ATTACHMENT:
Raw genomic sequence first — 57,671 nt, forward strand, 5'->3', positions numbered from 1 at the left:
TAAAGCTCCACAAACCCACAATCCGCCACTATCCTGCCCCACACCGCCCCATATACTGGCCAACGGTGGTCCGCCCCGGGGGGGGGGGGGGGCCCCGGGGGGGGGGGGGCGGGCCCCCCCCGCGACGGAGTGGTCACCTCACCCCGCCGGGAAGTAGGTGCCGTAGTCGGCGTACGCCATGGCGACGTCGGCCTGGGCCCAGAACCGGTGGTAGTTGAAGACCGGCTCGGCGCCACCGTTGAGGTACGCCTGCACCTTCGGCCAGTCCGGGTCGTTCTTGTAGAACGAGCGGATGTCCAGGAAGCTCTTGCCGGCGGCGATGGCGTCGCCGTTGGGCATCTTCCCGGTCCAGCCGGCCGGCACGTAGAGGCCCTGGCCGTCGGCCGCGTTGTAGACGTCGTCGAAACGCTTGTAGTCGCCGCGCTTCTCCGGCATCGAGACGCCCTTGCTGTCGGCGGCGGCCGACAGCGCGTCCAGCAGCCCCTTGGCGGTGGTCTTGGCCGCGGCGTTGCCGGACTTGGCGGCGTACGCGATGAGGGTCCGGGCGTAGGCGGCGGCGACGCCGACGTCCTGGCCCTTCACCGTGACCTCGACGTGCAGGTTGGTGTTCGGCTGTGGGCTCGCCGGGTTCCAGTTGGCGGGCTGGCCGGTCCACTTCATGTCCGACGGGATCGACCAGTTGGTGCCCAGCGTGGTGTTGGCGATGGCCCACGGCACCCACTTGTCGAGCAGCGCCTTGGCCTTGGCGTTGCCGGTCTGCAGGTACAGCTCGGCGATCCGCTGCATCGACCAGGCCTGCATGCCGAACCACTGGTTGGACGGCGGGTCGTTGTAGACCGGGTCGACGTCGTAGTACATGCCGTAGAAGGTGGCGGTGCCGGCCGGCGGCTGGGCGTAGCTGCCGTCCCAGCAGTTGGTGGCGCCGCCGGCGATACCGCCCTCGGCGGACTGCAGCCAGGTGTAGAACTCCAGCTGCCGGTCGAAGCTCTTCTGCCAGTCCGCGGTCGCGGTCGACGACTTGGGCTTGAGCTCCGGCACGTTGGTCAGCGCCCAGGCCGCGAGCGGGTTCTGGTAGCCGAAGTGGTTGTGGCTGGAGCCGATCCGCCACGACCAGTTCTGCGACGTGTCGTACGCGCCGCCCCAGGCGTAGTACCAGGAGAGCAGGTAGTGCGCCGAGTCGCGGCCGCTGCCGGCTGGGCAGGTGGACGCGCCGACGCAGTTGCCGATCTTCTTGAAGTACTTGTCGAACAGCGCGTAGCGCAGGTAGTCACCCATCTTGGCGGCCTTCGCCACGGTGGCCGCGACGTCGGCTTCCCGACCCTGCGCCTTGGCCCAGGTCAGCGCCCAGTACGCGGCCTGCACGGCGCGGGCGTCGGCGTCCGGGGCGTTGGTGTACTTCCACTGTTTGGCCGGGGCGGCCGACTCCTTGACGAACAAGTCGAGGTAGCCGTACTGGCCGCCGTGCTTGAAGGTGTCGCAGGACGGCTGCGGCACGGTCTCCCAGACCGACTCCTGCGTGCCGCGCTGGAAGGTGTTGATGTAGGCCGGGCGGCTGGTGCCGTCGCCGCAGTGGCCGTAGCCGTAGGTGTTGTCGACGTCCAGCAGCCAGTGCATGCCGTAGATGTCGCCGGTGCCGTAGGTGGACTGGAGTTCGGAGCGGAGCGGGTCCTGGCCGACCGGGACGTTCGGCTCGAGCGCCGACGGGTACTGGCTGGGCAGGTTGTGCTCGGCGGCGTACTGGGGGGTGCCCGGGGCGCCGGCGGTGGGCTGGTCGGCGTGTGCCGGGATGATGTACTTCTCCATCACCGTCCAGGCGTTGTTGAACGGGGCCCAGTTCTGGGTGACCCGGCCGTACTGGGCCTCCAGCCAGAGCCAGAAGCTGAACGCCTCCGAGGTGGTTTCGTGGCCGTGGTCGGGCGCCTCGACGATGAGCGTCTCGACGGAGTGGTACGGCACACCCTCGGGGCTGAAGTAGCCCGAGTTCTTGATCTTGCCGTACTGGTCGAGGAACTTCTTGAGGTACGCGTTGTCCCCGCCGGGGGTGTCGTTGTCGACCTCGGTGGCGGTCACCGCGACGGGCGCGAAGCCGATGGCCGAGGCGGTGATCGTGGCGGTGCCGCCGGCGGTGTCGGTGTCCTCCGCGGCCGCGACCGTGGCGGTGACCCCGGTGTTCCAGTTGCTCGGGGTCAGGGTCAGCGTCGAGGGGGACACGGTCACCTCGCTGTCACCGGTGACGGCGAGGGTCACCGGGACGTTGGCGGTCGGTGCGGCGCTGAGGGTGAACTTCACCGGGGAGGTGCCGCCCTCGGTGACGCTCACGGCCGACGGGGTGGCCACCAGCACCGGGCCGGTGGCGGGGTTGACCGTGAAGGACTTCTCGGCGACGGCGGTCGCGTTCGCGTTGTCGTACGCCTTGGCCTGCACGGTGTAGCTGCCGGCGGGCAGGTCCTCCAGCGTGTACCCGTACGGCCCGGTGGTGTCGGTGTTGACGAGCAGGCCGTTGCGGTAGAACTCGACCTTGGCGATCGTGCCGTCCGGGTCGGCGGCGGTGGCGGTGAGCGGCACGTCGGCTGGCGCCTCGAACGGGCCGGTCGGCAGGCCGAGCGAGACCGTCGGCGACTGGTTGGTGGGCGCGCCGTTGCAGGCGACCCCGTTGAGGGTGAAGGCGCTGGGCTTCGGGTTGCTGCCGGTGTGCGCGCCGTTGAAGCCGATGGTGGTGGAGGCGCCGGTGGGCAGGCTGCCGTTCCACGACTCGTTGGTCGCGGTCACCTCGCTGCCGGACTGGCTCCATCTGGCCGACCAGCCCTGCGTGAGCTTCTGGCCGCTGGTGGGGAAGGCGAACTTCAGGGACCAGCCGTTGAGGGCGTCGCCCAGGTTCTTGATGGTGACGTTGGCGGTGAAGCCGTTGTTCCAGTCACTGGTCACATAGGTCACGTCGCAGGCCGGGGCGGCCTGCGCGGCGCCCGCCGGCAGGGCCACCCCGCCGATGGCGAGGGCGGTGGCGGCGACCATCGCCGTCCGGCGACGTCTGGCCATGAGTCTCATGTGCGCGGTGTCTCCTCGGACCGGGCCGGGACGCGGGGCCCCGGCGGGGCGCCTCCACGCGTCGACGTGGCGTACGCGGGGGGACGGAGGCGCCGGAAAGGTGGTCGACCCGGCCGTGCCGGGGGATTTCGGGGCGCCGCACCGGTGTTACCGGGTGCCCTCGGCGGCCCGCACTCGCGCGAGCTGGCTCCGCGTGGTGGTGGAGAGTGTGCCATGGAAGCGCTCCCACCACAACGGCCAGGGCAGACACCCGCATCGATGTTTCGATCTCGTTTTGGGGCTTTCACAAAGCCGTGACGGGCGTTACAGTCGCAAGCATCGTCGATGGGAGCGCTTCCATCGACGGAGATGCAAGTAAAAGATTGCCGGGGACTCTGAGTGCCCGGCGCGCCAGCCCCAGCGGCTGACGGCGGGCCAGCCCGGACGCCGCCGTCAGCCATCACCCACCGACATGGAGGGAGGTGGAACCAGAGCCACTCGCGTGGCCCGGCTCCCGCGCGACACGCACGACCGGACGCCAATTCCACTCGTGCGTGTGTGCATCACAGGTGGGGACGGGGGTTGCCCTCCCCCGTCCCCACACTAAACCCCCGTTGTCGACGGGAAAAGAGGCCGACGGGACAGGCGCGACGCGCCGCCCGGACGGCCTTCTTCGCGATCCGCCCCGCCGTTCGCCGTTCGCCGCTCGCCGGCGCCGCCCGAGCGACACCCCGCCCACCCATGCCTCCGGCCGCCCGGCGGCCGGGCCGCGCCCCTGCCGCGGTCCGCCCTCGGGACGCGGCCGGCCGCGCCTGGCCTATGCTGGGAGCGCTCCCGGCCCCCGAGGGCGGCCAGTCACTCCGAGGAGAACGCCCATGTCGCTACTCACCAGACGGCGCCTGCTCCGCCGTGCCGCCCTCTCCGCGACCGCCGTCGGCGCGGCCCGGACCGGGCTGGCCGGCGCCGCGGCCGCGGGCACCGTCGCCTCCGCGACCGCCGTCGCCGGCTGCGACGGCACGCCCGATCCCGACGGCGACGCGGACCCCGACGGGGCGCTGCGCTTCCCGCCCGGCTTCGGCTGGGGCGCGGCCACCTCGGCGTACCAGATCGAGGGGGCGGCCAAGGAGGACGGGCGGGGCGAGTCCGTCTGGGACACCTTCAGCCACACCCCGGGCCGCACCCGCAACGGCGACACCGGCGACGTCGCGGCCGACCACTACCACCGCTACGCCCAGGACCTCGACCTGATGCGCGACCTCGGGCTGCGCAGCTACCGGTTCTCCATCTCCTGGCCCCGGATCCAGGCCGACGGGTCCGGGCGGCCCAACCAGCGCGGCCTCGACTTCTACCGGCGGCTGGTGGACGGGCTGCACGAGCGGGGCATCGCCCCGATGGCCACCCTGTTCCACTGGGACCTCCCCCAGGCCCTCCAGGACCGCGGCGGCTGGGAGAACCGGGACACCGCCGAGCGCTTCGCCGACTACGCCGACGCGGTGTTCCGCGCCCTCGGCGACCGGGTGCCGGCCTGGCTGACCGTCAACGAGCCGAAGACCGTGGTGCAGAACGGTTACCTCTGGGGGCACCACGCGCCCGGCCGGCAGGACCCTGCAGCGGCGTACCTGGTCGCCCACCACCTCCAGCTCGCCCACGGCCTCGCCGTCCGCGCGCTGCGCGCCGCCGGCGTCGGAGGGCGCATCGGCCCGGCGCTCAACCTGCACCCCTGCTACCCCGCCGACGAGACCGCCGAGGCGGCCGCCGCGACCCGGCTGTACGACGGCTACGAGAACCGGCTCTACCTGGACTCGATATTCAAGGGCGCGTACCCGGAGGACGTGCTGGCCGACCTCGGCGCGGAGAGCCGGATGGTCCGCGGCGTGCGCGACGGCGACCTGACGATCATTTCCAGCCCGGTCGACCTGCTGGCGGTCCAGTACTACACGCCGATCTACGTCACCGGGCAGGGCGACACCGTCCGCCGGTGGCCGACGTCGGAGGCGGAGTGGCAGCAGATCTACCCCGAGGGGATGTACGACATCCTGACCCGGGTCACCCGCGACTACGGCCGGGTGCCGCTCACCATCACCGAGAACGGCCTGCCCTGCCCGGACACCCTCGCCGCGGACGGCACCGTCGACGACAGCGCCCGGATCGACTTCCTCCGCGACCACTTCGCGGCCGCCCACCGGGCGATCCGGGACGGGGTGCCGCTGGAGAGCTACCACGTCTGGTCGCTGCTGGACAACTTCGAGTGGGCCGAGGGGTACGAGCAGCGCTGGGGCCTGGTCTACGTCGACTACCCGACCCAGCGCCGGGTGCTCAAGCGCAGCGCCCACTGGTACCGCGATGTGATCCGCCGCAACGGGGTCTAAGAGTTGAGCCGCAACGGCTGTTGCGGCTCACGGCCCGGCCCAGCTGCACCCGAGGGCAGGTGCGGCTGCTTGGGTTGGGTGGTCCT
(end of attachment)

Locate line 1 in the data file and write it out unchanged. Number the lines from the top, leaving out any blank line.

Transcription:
Raw genomic sequence first — 57,671 nt, forward strand, 5'->3', positions numbered from 1 at the left: